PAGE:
Competing Concepts Under Which Organizations Essay

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Over time the cause-and-effect of strategies to increased retention, get reflected in the metrics and KPIs that are rolled up into a single balanced scorecard. All of these metrics also are used for defining the second step in the process the book promotes, which is defining the causes of attrition and working to alleviate them.

The most difficult aspect of customer retention strategies and minimizing the defection rate is equating attrition to lost profits (Wright, Riebe, 2010). Measures of lifetime customer profitability are difficult to accurately define and measure over time (Wright, Riebe, 2010). The majority of companies attain the first two of these three steps yet stop short of being able to capture lost profits due to attrition (Wright, Riebe, 2010). Only in those industries where there are exceptionally high levels of churn, for example with cable television and cellular phone providers, can the profitability be assessed per customer, including lost profits from attrition. In the highly commoditized industries where contract sizes are comparable across a given segment of residential or business service subscribers, the extrapolation of lost profits is easier to accomplish.

The VALS segmentation system has evolved into an 8-part typology. List and briefly describe any four categories of that 8-part typology.

The Values, Attitudes, and Lifestyles (VALS) segmentation model defines eight roles that are aligned to ideals, achievement, and self-expression. Anchoring the VALS segmentation model are Innovators and Survivors (Winters, 1992). Each of these primary motivation areas of ideals, achievement, and self-expression also has two addition roles each. In the Ideals segment, there are thinkers and believers. In the achievement section, there are achievers and strivers. In the self-expression section, there are experiencers and makers (Dunne, 2006).

The categories of innovators, achievers, strivers, and experiencers are briefly explained here. Beginning with the innovator who is considered the group leading change and motivated by a strong sense of independence, innovators are also more focused on continual learning. Innovators are considered to have a high level of resources to support their initiatives for independence and self-expression. Achievers are the next group and these are what many consider the backbone of societies. They are focused on work-driven satisfaction and seek the status quo. They are also politically conservative and respect authority and the status quo. Strivers are a lower-resource group that the Achievers, which is the group they emulate the majority of the time. Strivers also tend to be a lower-resource group and concentrate on aspirant-based purchases over time as well, wanting to emulate Achievers and Innovators. The Experiencers are most motivated by self-expression and are one of the youngest groups with a median age of 25. They are the classic early adopters of any product or service and seek to define themselves by their activities first, their possessions second.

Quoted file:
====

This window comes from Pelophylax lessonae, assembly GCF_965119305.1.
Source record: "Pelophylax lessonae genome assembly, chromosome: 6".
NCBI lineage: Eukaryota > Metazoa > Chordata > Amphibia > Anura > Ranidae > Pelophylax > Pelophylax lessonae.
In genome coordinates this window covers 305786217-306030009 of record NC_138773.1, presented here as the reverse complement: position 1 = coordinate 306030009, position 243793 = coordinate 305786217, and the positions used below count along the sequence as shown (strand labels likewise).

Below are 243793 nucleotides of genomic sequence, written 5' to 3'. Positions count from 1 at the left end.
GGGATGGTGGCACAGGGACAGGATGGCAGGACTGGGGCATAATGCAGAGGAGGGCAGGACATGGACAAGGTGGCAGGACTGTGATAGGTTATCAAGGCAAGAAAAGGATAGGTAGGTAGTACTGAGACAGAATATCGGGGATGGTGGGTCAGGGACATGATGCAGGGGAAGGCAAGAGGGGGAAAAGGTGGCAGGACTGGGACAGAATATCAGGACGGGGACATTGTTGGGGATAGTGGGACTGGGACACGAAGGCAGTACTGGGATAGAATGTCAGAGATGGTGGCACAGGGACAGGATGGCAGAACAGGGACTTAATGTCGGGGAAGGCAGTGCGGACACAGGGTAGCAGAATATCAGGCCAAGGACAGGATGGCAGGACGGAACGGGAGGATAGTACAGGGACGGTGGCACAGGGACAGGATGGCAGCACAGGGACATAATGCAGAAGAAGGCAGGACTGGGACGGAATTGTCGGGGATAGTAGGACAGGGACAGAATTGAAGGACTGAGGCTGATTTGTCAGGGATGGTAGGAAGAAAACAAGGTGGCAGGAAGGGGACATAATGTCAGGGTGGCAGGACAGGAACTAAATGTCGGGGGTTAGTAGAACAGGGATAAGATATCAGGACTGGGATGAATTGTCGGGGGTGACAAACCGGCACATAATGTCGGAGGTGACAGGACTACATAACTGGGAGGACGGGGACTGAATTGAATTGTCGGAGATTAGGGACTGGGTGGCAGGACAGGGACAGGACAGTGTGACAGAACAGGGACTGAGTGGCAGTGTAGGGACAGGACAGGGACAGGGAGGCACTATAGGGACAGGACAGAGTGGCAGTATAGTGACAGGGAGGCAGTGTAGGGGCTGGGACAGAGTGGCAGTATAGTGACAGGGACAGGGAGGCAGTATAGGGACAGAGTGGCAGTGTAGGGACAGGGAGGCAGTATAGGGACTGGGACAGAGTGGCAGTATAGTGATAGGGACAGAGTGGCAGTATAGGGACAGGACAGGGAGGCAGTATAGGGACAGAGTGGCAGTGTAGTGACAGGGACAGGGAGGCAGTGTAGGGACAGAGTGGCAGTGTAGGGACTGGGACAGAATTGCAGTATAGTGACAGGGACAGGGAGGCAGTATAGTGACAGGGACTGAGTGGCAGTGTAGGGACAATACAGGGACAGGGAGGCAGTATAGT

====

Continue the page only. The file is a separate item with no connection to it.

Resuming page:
According to the BRANDZ model of brand strength, brand building involves a series of five sequential steps. List and describe those five sequential steps?

The five sequential steps of the BRANDZ methodology include first building presence, then relevance, followed by performance. The top two that follow this foundation are advantage and bonding. The five layers of the BRANDZ Model replicate the processes consumers rely on to gain trust in companies and their brands (Seddon, 2010). It has been shown through studies that purchasing loyalty increases the higher up on the pyramid or structure a consumer attains (Koll, von Wallpach, 2009). The first level of the model is presence, which is defined as having an active familiarity with the product or service and in-depth understanding of the brand promise (Seddon, 2010). The next phase is relevance where the customers' salient points are taken into account, including the price range of interest, to recommend specific products of interest. The performance phase is where the initial expectations of a customer are either met or not depending on their experience with the product. The advantage stage measures the emotional or rational advantage of the product of interest over other brands in its same category (Seddon, 2010). The final stage is bonding or customer loyalty, which is the level that trust occurs. This is comparable to the level of brand loyalty that customers who automatically choose a given product in a store or perpetually purchase the same from the same auto manufacturers over time (Woodside, Walser, 2006). These five sequential steps also reflect a maturity model of trust between a company and its customers. Only by moving customers up the hierarchy quickly can lasting trust and loyalty be attained. Advanced implementations of the BRANDXZ model quantify the number and satisfaction level of customers by level of the hierarchy at any point in time.